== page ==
Unfortunately, a ‘round robin’ vote was held in lieu of a meeting and it was decided that Conrad would not be allowed to keep a dog in our complex. After the initial shock and anger of this reply and being told that if I didn’t like it then I should move, I decided that I as a mother of an autistic child, who faces numerous challenges on a daily basis would not be taking this laying down.

The South African Constitution is the supreme law of the land. No other law or action can supersede the provisions of the Constitution.

I knew this and I also knew that my child’s constitutional rights were being violated, as well as the Convention on the Rights of Persons with Disabilities intended to protect the rights and dignity of persons with disabilities. I knew these things but how was I, a Mom, with absolutely no legal background, able to face the trustees with these laws?

Initially I contacted ADR Network South Africa and two wonderful lawyers decided that they would help me as it was as they put it “a gross violation of human rights”. After an unsuccessful mediation session with the trustees’ lawyers and mine, we decided to file an application in the Equality Court of Durban. Unfortunately it found that this case was out of its jurisdiction and would need to be filed in a court with ‘higher” powers.

One of my sisters began an online petition stating that Conrad’s rights had been violated and the press had been alerted to my case and were asking me for my story. It was hectic to say the least. Our story featured in a couple of newspaper articles and the feedback I received was so positive and reassuring. I knew that I was doing the right thing.

Autism South Africa (A;SA) heard about my plight and in July 2014 Sandy from A;SA contacted me to inform me that an advocate, who also has a son with autism, was prepared to offer his services to me pro-bono.

It was shortly after this that the AGM was held by the body corporate of the complex and by a stroke of luck, besides one member, a new board of trustees was voted in. Usually, boards of trustees do not overturn a decision made by a previous board of trustees, but I decided to reapply for permission as I felt it was unfair to take the new board of trustees to court over a decision that it had not made. I resubmitted my application in November 2014.

Being a newly selected board, the process took a little longer than I would have liked, however the outcome was what I was hoping for. The trustees’ lawyers ultimately agreed with an opinion prepared by my advocates that neither the Sectional Title Act nor the rules of the complex supersede our Constitution and that, if they could only be interpreted as depriving the trustees of discretion to consider and approve or reject my application on its own terms (as the previous board had long maintained), they were inconsistent with the Constitution and of no force or effect. This was so because they discriminated against Conrad on the basis of his disability, failed to make reasonable accommodations for him, failed to give effect to the paramount importance of his best interests and infringed his right to dignity.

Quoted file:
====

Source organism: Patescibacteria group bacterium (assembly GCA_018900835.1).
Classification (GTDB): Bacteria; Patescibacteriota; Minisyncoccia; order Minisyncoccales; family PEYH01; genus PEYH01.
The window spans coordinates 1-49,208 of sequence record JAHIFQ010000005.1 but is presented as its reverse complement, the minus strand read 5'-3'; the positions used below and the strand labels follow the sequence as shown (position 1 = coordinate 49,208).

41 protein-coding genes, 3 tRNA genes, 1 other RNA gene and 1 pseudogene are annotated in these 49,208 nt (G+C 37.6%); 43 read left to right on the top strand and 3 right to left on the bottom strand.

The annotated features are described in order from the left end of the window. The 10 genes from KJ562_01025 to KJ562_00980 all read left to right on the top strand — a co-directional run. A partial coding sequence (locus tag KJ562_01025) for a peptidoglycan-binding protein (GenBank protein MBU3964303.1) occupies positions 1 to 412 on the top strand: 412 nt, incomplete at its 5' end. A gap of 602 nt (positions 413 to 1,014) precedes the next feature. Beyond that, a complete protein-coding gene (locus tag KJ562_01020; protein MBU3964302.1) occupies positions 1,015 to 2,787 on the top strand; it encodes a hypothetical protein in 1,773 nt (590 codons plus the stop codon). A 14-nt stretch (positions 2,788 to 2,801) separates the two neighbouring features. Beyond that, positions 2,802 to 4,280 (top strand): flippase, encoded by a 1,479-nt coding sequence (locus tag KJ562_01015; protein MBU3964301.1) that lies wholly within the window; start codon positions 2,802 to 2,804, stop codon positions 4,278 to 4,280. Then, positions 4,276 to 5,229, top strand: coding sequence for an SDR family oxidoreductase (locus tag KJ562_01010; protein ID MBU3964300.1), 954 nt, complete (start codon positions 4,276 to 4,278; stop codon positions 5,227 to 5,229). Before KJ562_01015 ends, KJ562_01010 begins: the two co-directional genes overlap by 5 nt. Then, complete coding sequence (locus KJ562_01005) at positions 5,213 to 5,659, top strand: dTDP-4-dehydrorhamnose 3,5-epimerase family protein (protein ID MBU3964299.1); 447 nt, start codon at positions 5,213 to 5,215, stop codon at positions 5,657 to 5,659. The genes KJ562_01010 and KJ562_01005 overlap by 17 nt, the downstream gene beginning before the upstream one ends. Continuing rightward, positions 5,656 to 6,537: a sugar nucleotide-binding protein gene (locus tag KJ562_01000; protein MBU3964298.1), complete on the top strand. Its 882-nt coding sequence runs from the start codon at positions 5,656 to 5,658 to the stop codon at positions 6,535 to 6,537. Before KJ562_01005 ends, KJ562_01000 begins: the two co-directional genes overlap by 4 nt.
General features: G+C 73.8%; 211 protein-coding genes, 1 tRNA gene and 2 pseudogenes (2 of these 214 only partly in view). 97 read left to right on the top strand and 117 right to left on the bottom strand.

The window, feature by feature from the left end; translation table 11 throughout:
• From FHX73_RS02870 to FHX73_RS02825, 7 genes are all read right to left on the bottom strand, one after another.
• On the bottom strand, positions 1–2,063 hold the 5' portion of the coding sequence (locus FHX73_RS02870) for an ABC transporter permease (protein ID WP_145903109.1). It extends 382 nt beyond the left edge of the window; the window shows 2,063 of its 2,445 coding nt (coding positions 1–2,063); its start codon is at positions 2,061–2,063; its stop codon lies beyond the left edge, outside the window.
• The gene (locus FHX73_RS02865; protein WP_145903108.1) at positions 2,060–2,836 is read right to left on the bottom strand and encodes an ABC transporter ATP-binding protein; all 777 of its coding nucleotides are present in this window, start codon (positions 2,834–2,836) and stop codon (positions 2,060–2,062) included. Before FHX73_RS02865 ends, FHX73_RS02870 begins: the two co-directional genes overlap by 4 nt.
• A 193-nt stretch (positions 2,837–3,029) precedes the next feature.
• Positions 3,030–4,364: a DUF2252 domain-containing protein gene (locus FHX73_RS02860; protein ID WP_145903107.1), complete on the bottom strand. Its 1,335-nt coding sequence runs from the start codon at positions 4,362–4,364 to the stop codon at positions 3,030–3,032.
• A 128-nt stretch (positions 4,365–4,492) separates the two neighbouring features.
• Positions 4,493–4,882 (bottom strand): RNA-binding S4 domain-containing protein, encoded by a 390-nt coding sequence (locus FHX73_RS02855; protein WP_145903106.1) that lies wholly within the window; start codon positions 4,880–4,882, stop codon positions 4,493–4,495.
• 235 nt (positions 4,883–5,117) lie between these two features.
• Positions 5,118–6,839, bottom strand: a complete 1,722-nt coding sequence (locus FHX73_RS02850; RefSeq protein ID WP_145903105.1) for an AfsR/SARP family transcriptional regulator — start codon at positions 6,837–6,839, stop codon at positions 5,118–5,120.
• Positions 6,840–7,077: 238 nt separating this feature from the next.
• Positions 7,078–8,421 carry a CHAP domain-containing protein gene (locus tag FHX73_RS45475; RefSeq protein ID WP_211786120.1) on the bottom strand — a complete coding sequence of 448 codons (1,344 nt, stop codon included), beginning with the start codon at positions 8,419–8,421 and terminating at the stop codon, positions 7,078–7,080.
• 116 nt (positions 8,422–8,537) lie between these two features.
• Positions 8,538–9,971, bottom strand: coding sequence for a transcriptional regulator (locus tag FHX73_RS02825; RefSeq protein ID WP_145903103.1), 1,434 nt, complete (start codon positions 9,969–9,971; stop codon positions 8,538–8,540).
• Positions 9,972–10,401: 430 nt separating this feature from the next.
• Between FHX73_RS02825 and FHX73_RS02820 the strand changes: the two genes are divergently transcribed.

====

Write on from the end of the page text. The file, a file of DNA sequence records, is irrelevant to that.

The day I received the email from the trustees granting me permission to keep the assistance dog here in the complex, I sat and stared at the words on the screen and my mind fleeted through the moments and situations I had gone through during the year and a half. I had lost old friends during the process because they did not like the way I defended myself when they stated that I could simply relocate or who grew ‘tired’ of my constant fight. However for every friend I lost, I gained at least five new ones. I received support worldwide and grew as a person and a mother. I cannot even say that I felt that ‘sweet justice’ feeling one hears about. All I knew is that one day I told tell my son that when I say I will fight to the ends of the earth for him, I can prove that I had done it before and I will do it again.

Why did I do this, especially when there was an option to move house? I refuse to allow people and society to dictate as to where or when my child may be because they have an issue with his autism and don’t understand that which they do not know. My son is autistic and the autism is an intrinsic part of his biology as a human being, I refuse to step aside because he was born different. We are still on the waiting list (which is about 18 to 24 months) with SAGDA for that extra special canine, chosen especially for Conrad as they were willing to keep us on the list and interview us during all the legal processes.

I have so many people to thank for all their help and assistance along this path, my husband Mornè, parents, sisters, friends, neighbours, strangers, the autism community (both parents and autistic adults), my lawyers, Autism South Africa and SAGDA.

If any parent is interested in getting an Autism Assistance dog for their child, they can contact SAGDA on 086 506 3364 or via their website www.guidedog.org.za.

 

Shelley Foot